Read the terms and conditions and privacy policies of every service. I know it’s a boring list of mumbo-jumbo but a lot of the times even speedreading or scanning through the pages with page search just to see what the policies state about specific circumstances such as content they deem objectionable.
If you’re a Windows 10 user and you’re worried about any telemetry or data collection then Mirinsoft have the brilliant free portable application Debotnet which allows you to gain further control over your information. There are a few handy applications they have. CloneApps is superb for copying over your user application data to a fresh installation of Windows or another computer or just generally backing up the way you like your software. Again, all free and decent applications.
Opinions aside, here are some services, applications and add-ons I recommend you use, even if you’ve got ‘nothing to hide’:
- DuckDuckGo: Basically, a privacy-focused Google. There’s no tracking or targeted results and they aren’t an advertising company or a company that offers products they can sway you into buying. Ever searched for a product on Google or Bing and NOT been exposed to some biased results telling you about a product they have that answers your problems? Product improvement tracking does exist throughout the search engine but is anonymous and can be disabled. Furthermore, the website has a settings page that shows off some very customisable features that don’t have to be stored using personalised cookies. Advertisements can be disabled and any extensions for blocking potential tracking content can be used without prejudice.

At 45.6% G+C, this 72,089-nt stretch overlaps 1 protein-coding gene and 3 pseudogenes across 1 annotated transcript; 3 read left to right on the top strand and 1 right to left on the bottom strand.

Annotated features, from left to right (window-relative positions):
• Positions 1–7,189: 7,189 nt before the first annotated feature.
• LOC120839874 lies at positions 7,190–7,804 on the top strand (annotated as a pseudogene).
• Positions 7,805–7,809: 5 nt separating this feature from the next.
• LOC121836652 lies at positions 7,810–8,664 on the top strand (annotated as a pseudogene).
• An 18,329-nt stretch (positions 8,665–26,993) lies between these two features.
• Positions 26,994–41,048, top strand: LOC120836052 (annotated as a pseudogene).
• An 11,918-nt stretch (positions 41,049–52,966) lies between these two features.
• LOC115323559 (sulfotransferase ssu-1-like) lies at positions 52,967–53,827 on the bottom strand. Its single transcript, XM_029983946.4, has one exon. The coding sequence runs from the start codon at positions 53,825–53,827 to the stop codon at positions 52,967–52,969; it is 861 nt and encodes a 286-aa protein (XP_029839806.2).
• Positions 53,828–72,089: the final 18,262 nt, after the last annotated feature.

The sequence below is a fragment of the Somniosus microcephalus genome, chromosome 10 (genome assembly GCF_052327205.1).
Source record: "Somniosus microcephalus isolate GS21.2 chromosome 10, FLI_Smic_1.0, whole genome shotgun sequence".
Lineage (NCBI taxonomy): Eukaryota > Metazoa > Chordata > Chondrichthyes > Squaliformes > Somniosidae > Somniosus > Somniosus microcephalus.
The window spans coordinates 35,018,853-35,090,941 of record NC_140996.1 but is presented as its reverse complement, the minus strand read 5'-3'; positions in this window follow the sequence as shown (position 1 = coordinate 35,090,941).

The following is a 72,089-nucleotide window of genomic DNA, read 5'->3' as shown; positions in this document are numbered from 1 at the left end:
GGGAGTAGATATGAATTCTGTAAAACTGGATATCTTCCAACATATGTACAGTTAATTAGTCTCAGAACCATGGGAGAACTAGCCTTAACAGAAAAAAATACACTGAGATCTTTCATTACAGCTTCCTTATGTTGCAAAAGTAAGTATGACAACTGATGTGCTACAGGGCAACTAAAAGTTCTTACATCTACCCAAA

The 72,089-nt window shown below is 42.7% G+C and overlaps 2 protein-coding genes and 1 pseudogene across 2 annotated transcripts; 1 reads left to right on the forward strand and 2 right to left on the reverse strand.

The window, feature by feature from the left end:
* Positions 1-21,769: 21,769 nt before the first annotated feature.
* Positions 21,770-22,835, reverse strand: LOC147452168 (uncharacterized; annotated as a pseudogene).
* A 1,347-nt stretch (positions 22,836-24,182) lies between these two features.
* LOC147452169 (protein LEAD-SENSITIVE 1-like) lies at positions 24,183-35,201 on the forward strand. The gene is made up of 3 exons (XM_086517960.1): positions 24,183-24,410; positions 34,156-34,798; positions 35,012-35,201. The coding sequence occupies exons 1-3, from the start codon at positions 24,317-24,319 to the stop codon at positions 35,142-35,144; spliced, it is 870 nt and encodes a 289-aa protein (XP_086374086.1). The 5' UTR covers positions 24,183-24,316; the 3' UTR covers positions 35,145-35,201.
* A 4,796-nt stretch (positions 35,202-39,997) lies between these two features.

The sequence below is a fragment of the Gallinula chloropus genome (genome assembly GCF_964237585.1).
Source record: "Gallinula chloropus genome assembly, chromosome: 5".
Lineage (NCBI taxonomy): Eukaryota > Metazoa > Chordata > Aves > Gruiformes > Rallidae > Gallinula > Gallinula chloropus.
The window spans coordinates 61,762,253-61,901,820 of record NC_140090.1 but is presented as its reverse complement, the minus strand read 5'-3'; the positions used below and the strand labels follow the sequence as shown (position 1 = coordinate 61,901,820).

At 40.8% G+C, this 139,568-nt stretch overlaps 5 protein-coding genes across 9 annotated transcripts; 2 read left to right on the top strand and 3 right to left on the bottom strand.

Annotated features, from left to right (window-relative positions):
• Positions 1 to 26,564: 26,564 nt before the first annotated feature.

- Note: Startpage used to be great and highly recommended, but they’re now owned by Privacy One Group, who are a division of analytics and advertising company System1 who are well-known for not practicing the privacy principles they preach. They also purchased Waterfox which is a web browser intended to be a high-security fork of Firefox. I don’t discourage the use of the browser or search engine but take into consideration the company now behind them.
- Mailbox.org – Not free, but still really cheap. They’re well-known and have a pretty decent reputation.
- Tutanota – Free, private, secure and easy to sign-up for. Has a great interface and mobile extensions.
- Protonmail – Just like Tutanota, there’s a free account that is secure and offers an encrypted email account with mobile applications on top. Based in Switzerland and boasts development from MIT and CERN scientists. The interface is great but there’s a few essentials missing such as a calendar or IMAP.
- Have I been pwned? – simply insert an email address and it will search through known privacy breaches for the address. According to the site, one of my email addresses was involved in a security issue with photography website 500px.
- Firefox Monitor – Like the above site but goes a few steps further. Requires a Firefox account and email confirmations but will give you an in-depth look into any breaches and security concerns for the email addresses you’ve elected to monitor. The website lists breaches in an easy-to-read format. The data is provided by Have I Been Pwned.
- TOS;DR – Gauges websites and how fair their Terms of Service and Privacy Policies are and lists issues that are of concern. A handy browser extension is available too.
- Just Delete Me! – Another great site that has been around for years. As it says on the site: a directory of direct links to delete your account from web services. Also tells you how easy it is to delete your accounts and retrieve your data.